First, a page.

Staffing shortages, lack of leadership plague N.B. health-care system: advocate
FREDERICTON -- For the next 10 days, people are being asked to avoid Moncton's Georges Dumont Hospital -- if they can help it.
The hospital is over its occupancy rate and the overflow is affecting the ER.
Vitalite Health Network says the culprit is staff shortages and seniors having to wait in hospital for a nursing home bed.
"I was in there one night with one of my family - and the sign said the wait today will be I think it said nine hours or something like that, so we've got to fix that," said healthcare advocate Ken McGeorge. "And it's fixable. Other hospitals have fixed it. Why can't we?"
McGeorge is speaking of an experience at Fredericton's Everett Chalmers hospital.
In the early 1990s, he helped restructure the province's hospital system and recently published a book on healthcare reform.
He believes the solution is out there.
"It's organization and it's leadership," McGeorge says. "Somebody's got to lead the charge here and make this happen and it's going to require some thought patterns to change, with some physicians, some nurses and the public."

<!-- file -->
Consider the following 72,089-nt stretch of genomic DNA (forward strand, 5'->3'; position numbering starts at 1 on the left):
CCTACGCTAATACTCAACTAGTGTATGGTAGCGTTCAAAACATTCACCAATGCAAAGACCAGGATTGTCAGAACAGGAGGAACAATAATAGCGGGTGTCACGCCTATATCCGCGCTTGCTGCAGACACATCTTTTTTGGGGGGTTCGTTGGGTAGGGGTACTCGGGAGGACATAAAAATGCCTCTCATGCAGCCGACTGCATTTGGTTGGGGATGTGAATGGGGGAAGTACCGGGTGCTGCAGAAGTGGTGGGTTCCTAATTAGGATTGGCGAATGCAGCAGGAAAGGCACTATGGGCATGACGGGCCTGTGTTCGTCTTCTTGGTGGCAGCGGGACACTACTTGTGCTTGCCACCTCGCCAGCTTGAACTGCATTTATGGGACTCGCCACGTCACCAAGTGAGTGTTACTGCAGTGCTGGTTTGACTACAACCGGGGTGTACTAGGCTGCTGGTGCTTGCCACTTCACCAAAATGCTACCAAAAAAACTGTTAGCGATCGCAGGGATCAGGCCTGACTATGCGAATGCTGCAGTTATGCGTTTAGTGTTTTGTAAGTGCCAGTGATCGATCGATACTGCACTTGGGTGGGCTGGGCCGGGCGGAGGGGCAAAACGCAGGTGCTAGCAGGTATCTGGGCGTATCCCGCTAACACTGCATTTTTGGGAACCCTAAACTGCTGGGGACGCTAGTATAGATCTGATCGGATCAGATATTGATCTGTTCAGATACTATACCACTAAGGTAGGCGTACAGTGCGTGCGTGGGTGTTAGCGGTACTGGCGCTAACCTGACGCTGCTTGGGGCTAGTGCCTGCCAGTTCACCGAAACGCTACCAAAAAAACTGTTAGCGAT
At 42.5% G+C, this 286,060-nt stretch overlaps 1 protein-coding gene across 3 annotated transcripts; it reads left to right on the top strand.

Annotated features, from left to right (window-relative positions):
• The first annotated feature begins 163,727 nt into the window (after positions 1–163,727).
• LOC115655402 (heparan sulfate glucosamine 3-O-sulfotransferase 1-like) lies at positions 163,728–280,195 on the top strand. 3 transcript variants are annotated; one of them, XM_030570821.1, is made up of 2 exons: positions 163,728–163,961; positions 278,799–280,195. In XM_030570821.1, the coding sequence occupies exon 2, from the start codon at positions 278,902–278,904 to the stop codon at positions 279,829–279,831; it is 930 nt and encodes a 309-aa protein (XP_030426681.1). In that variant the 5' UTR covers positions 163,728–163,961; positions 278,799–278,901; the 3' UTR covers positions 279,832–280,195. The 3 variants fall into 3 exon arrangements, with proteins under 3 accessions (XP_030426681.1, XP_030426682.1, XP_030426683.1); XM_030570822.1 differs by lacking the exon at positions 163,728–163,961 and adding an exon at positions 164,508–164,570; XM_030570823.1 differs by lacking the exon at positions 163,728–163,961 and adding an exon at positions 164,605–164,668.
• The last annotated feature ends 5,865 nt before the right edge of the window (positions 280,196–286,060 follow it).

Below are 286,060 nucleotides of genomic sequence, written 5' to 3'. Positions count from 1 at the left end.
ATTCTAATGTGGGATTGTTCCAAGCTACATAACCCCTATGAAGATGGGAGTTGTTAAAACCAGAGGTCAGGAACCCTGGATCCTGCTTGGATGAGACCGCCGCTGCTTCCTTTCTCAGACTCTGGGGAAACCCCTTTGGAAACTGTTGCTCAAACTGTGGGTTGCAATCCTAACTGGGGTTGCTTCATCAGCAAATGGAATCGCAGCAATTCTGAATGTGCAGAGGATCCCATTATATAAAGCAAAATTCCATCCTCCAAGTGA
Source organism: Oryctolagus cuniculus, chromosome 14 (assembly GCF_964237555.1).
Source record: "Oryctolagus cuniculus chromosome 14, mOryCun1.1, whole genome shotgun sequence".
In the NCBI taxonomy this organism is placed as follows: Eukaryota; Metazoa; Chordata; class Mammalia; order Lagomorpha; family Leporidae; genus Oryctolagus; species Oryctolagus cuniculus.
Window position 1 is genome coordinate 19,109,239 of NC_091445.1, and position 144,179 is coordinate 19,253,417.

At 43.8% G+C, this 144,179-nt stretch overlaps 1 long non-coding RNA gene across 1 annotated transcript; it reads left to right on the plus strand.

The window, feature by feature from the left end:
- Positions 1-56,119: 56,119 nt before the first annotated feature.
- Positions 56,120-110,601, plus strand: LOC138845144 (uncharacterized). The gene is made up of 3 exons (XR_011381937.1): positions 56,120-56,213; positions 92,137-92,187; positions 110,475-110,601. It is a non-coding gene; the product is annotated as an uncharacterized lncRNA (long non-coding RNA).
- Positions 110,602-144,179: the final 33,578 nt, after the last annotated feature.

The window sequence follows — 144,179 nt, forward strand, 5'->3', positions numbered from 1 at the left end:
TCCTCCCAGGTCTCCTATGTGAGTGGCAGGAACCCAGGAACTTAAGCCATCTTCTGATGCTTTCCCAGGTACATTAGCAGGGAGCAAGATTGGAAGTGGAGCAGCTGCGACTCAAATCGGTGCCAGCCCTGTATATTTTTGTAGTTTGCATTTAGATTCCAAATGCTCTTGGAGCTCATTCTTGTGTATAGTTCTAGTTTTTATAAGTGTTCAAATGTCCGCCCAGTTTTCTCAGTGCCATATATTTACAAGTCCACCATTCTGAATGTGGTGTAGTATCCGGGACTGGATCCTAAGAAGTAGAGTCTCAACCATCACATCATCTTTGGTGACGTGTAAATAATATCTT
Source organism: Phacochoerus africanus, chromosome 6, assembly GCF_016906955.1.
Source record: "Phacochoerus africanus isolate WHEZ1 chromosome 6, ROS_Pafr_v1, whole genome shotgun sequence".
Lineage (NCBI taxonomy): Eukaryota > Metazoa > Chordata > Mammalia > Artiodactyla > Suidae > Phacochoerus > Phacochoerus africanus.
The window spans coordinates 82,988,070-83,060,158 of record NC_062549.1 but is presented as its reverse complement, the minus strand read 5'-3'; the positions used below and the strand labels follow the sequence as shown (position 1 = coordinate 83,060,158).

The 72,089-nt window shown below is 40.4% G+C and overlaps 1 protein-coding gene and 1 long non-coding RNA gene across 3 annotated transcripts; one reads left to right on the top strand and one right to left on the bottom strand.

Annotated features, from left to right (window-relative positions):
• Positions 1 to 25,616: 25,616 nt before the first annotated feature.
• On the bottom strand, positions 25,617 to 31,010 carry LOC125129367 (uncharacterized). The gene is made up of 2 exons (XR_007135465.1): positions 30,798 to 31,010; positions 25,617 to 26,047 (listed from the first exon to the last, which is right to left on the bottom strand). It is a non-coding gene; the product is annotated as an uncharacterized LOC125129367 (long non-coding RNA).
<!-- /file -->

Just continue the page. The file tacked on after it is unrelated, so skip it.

Almost half of the physician job postings listed on the government website are for the northern areas of the province. Some postings have been there since 2017 and many of them list the start date as "as soon as possible."
"We've always had trouble trying to recruit to New Brunswick," says Dr. Chris Goodyear, the president of the Medical Society of New Brunswick. "That's why the medical society is advocating for a human resource strategy when it comes to the recruitment and retention of doctors and nurses and nurse practitioners."
The medical society says the province needs 300 doctors over the next few years.
Dr. Goodyear says the province needs to do better at identifying New Brunswickers who are in medical school or residency programs and advertising across the country.
"And we also need to make sure that people who want to come here and work have a streamlined process by which they can cut through a lot of red tape," Dr. Goodyear said. "Whether it's rural or urban New Brunswick, they know they are wanted. They know they can have a job here."
Ottawa has given New Brunswick $218 million to help with the pressures of COVID-19 on the healthcare system.
Some of that may be used for capacity issues facing hospitals.
The mayor of Moncton and Vitalite Health Network were both contacted to comment on the situation at the Georges-Dumont, but neither responded to CTV News.